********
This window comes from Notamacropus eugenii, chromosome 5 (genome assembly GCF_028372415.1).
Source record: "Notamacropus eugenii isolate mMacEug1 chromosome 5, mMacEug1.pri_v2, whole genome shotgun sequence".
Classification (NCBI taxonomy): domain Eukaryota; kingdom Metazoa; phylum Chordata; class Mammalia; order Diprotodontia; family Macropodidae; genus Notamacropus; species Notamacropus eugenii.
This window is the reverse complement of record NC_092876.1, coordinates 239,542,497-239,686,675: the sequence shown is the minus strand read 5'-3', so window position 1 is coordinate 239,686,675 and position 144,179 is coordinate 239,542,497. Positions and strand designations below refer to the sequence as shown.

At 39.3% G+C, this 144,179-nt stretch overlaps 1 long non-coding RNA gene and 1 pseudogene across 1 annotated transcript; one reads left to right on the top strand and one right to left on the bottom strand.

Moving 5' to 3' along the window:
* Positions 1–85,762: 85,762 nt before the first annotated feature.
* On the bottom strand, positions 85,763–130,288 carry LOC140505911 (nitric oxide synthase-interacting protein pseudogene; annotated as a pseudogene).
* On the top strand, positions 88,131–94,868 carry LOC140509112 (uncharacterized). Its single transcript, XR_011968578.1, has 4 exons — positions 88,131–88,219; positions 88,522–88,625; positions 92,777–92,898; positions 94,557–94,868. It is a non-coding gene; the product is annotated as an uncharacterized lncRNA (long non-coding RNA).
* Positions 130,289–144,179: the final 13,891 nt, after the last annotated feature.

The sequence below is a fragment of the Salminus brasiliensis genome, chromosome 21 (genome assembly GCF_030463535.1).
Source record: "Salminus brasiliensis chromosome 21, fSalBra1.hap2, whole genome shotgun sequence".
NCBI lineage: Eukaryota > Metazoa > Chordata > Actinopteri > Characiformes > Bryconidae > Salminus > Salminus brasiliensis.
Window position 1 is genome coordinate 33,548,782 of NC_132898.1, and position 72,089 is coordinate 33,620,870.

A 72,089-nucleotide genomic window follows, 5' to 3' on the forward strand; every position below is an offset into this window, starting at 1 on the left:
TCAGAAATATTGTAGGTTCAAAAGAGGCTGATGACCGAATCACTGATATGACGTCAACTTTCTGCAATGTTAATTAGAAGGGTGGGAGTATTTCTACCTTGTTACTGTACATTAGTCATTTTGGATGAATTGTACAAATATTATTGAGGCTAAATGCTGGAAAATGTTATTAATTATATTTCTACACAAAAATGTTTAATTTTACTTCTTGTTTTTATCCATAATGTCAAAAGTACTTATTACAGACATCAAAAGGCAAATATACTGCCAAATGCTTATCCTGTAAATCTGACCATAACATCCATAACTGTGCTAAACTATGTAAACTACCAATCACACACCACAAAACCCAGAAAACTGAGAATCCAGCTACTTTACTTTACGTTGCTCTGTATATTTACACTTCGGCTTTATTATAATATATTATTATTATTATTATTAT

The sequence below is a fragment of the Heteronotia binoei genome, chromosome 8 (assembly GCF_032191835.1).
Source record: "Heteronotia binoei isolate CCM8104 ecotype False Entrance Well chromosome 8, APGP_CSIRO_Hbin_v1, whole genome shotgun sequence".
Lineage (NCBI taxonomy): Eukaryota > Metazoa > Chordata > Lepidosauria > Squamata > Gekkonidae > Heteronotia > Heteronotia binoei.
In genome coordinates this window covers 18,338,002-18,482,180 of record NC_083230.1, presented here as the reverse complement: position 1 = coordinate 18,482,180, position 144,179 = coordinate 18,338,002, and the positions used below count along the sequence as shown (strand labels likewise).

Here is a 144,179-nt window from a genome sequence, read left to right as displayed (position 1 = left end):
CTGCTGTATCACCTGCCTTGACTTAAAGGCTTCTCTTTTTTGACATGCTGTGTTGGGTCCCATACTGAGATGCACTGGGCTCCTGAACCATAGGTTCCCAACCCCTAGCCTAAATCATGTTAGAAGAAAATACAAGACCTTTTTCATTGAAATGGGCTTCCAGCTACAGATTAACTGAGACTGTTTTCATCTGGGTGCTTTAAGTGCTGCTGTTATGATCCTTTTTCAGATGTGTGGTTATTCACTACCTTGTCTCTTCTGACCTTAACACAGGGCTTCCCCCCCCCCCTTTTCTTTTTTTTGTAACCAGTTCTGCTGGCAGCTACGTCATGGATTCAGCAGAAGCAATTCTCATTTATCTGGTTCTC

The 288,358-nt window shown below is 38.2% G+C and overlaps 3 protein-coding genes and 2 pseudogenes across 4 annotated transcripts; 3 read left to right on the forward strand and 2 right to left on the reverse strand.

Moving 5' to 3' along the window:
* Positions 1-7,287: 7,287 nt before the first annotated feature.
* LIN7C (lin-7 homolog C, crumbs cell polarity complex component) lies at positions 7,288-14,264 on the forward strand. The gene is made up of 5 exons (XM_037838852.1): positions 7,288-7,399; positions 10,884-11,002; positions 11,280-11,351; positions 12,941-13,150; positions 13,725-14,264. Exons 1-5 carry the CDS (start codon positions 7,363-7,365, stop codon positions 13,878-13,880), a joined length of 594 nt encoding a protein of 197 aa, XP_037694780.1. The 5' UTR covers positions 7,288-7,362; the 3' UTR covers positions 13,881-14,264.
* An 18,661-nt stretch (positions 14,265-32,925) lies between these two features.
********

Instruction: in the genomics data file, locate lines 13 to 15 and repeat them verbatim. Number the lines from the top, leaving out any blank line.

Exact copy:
NCBI lineage: Eukaryota > Metazoa > Chordata > Actinopteri > Characiformes > Bryconidae > Salminus > Salminus brasiliensis.
Window position 1 is genome coordinate 33,548,782 of NC_132898.1, and position 72,089 is coordinate 33,620,870.

A 72,089-nucleotide genomic window follows, 5' to 3' on the forward strand; every position below is an offset into this window, starting at 1 on the left: